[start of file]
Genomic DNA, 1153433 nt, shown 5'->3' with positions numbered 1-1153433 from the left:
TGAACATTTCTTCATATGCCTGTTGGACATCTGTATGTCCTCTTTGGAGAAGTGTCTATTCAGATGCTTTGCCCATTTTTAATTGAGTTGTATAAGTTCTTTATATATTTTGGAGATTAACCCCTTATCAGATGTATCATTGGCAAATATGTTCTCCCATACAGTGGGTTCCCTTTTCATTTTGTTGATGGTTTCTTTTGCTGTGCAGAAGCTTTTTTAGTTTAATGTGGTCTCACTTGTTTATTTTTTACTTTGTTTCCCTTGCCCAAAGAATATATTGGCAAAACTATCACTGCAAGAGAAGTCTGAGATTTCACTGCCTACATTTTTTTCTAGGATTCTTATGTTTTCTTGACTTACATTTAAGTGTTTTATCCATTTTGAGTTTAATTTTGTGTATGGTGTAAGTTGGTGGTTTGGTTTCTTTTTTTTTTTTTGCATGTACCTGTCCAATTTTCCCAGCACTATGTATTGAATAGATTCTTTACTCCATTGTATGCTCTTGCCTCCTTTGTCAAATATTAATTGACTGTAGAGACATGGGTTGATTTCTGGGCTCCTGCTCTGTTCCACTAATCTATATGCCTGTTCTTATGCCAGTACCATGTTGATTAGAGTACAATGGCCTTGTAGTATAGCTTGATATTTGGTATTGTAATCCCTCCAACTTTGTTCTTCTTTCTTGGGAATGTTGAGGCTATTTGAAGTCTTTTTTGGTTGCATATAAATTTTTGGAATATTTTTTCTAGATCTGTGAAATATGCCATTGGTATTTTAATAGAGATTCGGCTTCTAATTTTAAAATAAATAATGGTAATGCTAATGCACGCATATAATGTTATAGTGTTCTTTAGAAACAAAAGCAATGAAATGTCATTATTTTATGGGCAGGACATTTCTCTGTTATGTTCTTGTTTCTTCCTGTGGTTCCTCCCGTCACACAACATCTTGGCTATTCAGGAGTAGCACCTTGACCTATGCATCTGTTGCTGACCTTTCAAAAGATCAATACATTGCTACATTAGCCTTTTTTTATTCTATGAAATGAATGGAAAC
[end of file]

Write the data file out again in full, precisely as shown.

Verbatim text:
Genomic DNA, 1153433 nt, shown 5'->3' with positions numbered 1-1153433 from the left:
TGAACATTTCTTCATATGCCTGTTGGACATCTGTATGTCCTCTTTGGAGAAGTGTCTATTCAGATGCTTTGCCCATTTTTAATTGAGTTGTATAAGTTCTTTATATATTTTGGAGATTAACCCCTTATCAGATGTATCATTGGCAAATATGTTCTCCCATACAGTGGGTTCCCTTTTCATTTTGTTGATGGTTTCTTTTGCTGTGCAGAAGCTTTTTTAGTTTAATGTGGTCTCACTTGTTTATTTTTTACTTTGTTTCCCTTGCCCAAAGAATATATTGGCAAAACTATCACTGCAAGAGAAGTCTGAGATTTCACTGCCTACATTTTTTTCTAGGATTCTTATGTTTTCTTGACTTACATTTAAGTGTTTTATCCATTTTGAGTTTAATTTTGTGTATGGTGTAAGTTGGTGGTTTGGTTTCTTTTTTTTTTTTTGCATGTACCTGTCCAATTTTCCCAGCACTATGTATTGAATAGATTCTTTACTCCATTGTATGCTCTTGCCTCCTTTGTCAAATATTAATTGACTGTAGAGACATGGGTTGATTTCTGGGCTCCTGCTCTGTTCCACTAATCTATATGCCTGTTCTTATGCCAGTACCATGTTGATTAGAGTACAATGGCCTTGTAGTATAGCTTGATATTTGGTATTGTAATCCCTCCAACTTTGTTCTTCTTTCTTGGGAATGTTGAGGCTATTTGAAGTCTTTTTTGGTTGCATATAAATTTTTGGAATATTTTTTCTAGATCTGTGAAATATGCCATTGGTATTTTAATAGAGATTCGGCTTCTAATTTTAAAATAAATAATGGTAATGCTAATGCACGCATATAATGTTATAGTGTTCTTTAGAAACAAAAGCAATGAAATGTCATTATTTTATGGGCAGGACATTTCTCTGTTATGTTCTTGTTTCTTCCTGTGGTTCCTCCCGTCACACAACATCTTGGCTATTCAGGAGTAGCACCTTGACCTATGCATCTGTTGCTGACCTTTCAAAAGATCAATACATTGCTACATTAGCCTTTTTTTATTCTATGAAATGAATGGAAAC